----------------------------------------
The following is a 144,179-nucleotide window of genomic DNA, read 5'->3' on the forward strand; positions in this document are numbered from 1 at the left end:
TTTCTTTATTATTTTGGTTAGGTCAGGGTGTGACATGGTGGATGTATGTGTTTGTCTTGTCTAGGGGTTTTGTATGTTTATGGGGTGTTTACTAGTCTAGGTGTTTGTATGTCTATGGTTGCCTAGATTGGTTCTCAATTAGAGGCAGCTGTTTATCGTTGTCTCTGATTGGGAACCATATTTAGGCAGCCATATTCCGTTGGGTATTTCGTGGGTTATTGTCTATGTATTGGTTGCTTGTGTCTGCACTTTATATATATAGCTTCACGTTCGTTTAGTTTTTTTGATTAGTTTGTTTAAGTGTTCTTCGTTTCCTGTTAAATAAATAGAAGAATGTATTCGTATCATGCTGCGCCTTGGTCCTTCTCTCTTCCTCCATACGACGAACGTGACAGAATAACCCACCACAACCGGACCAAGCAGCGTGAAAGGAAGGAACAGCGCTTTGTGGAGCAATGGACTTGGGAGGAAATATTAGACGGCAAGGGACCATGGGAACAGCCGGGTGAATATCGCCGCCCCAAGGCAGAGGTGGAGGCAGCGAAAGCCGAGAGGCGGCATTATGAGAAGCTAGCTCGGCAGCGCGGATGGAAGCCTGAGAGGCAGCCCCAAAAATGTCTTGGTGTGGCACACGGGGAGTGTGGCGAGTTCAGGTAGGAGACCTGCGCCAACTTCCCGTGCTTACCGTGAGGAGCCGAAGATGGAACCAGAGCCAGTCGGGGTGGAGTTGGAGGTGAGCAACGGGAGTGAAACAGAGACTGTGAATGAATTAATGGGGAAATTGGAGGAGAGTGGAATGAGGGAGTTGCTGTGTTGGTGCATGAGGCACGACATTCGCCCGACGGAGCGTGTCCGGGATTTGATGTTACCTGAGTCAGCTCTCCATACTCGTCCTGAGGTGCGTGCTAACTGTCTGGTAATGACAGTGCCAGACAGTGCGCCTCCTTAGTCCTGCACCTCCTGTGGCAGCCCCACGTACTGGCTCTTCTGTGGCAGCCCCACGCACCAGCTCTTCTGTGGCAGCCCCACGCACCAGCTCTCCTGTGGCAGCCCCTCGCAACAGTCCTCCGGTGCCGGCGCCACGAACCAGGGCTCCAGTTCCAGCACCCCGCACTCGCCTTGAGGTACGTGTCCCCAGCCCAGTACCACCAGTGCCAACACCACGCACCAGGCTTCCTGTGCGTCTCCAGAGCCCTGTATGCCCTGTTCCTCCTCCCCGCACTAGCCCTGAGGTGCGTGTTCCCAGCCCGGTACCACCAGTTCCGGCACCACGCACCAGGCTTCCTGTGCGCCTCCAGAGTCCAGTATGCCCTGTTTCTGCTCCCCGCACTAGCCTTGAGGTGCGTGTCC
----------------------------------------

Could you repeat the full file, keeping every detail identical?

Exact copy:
The following is a 144,179-nucleotide window of genomic DNA, read 5'->3' on the forward strand; positions in this document are numbered from 1 at the left end:
TTTCTTTATTATTTTGGTTAGGTCAGGGTGTGACATGGTGGATGTATGTGTTTGTCTTGTCTAGGGGTTTTGTATGTTTATGGGGTGTTTACTAGTCTAGGTGTTTGTATGTCTATGGTTGCCTAGATTGGTTCTCAATTAGAGGCAGCTGTTTATCGTTGTCTCTGATTGGGAACCATATTTAGGCAGCCATATTCCGTTGGGTATTTCGTGGGTTATTGTCTATGTATTGGTTGCTTGTGTCTGCACTTTATATATATAGCTTCACGTTCGTTTAGTTTTTTTGATTAGTTTGTTTAAGTGTTCTTCGTTTCCTGTTAAATAAATAGAAGAATGTATTCGTATCATGCTGCGCCTTGGTCCTTCTCTCTTCCTCCATACGACGAACGTGACAGAATAACCCACCACAACCGGACCAAGCAGCGTGAAAGGAAGGAACAGCGCTTTGTGGAGCAATGGACTTGGGAGGAAATATTAGACGGCAAGGGACCATGGGAACAGCCGGGTGAATATCGCCGCCCCAAGGCAGAGGTGGAGGCAGCGAAAGCCGAGAGGCGGCATTATGAGAAGCTAGCTCGGCAGCGCGGATGGAAGCCTGAGAGGCAGCCCCAAAAATGTCTTGGTGTGGCACACGGGGAGTGTGGCGAGTTCAGGTAGGAGACCTGCGCCAACTTCCCGTGCTTACCGTGAGGAGCCGAAGATGGAACCAGAGCCAGTCGGGGTGGAGTTGGAGGTGAGCAACGGGAGTGAAACAGAGACTGTGAATGAATTAATGGGGAAATTGGAGGAGAGTGGAATGAGGGAGTTGCTGTGTTGGTGCATGAGGCACGACATTCGCCCGACGGAGCGTGTCCGGGATTTGATGTTACCTGAGTCAGCTCTCCATACTCGTCCTGAGGTGCGTGCTAACTGTCTGGTAATGACAGTGCCAGACAGTGCGCCTCCTTAGTCCTGCACCTCCTGTGGCAGCCCCACGTACTGGCTCTTCTGTGGCAGCCCCACGCACCAGCTCTTCTGTGGCAGCCCCACGCACCAGCTCTCCTGTGGCAGCCCCTCGCAACAGTCCTCCGGTGCCGGCGCCACGAACCAGGGCTCCAGTTCCAGCACCCCGCACTCGCCTTGAGGTACGTGTCCCCAGCCCAGTACCACCAGTGCCAACACCACGCACCAGGCTTCCTGTGCGTCTCCAGAGCCCTGTATGCCCTGTTCCTCCTCCCCGCACTAGCCCTGAGGTGCGTGTTCCCAGCCCGGTACCACCAGTTCCGGCACCACGCACCAGGCTTCCTGTGCGCCTCCAGAGTCCAGTATGCCCTGTTTCTGCTCCCCGCACTAGCCTTGAGGTGCGTGTCC